My rating: 4 of 5 stars
I first came across Agatha Parrot at a conference I attended. This is the fifth title in the series but it’s immediately accessible to new readers. Two neat little illustrations at the start of the book, one of the school and one of Odd Street where Agatha lives with her friends, does the trick. It’s some clever work and credit’s due to David Tazzyman who continues to illustrate, quite smartly and vividly, throughout the book. His lines are loose and exuberant and they’re not *intimidating* illustrations. The lines aren’t bald and clean, the edges aren’t dull with perfection, and that’s exactly the right tone for this furiously exuberant book.
For those of you who haven’t heard of Agatha Parrot, she’s like Darcy Burdock meets Alice-Miranda. Agatha is very barely contained within these pages and I can see her appealing to a very wide range of readers. Her, and her group of girl friends, are all intensely figured and come across well with their own characteristics.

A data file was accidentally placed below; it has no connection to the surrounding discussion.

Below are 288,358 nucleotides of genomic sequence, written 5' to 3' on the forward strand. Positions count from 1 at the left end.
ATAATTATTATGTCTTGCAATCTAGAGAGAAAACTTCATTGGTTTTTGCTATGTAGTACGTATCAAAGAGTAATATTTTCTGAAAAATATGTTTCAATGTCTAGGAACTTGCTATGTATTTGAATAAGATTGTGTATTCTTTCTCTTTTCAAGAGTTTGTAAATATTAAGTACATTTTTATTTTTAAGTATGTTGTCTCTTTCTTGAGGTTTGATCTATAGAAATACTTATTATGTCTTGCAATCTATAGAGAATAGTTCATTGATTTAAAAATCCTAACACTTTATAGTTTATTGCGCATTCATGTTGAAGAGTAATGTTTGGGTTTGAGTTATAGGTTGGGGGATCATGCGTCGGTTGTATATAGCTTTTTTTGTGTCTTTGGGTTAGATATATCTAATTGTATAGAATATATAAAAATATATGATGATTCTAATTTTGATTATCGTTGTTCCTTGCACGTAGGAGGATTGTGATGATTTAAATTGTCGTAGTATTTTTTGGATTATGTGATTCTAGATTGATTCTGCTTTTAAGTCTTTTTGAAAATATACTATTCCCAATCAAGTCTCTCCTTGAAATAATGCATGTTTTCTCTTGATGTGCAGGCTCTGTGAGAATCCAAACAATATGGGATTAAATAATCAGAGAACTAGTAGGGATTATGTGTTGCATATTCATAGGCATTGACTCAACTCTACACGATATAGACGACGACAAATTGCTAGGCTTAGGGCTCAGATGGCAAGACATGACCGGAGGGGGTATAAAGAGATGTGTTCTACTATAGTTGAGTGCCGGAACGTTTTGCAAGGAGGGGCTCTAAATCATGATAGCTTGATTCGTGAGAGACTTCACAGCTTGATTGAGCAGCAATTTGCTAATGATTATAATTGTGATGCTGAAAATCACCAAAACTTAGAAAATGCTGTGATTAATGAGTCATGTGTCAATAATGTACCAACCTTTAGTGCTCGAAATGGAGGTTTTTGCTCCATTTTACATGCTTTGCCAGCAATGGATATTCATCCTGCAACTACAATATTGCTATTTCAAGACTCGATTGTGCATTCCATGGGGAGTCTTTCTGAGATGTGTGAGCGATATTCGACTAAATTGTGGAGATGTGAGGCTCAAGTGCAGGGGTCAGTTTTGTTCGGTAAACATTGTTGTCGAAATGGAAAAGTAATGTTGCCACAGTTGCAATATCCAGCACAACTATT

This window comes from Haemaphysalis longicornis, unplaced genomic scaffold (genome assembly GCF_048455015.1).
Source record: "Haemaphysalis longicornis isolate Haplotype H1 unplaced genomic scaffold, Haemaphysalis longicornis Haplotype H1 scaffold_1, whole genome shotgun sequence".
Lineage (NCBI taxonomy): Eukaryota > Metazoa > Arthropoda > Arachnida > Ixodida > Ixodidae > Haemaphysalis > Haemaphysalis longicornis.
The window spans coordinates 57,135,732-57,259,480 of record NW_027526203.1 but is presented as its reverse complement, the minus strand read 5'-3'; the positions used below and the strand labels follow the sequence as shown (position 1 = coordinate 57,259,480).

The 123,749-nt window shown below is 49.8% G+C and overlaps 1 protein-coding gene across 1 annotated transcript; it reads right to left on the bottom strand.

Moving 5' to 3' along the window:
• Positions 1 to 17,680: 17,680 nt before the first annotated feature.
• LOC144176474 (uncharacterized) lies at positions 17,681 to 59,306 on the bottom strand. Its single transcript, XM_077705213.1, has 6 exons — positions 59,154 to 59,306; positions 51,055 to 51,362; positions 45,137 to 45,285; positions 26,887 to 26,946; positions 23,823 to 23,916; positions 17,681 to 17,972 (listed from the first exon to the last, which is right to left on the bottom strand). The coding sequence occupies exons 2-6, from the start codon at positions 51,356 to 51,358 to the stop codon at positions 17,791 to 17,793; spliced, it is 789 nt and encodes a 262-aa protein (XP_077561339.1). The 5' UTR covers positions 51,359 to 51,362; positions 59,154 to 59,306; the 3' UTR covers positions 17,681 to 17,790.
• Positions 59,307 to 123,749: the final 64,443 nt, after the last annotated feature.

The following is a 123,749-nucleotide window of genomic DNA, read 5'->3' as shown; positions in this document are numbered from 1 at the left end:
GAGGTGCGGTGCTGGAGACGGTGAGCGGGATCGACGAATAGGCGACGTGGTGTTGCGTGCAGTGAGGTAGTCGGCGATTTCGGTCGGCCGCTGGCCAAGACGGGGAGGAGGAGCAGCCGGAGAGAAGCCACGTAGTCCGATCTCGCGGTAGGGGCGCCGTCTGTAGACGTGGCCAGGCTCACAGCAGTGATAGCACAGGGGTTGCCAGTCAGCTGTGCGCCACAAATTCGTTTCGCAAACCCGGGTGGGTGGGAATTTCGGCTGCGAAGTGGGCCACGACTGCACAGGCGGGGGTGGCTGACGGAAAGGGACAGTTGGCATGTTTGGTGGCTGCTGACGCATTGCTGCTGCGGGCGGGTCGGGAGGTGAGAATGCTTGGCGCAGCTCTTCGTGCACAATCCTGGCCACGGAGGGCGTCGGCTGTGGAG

One of the elements that didn’t quite work for me was that there’s intermittent mention made of “the old man who types out these books for me” and at one point, Agatha recounts an argument she’s had with him about her word choice. Whilst I’m conscious that this is a very adult critique of a book (and oh, there’s a thesis right there and it’s one I’ll explore later), it was a choice that took away from the book for me. Agatha is so furiously attention-grabbing that to dilute that focus through the introduction of this other presence felt like a problematic choice for me.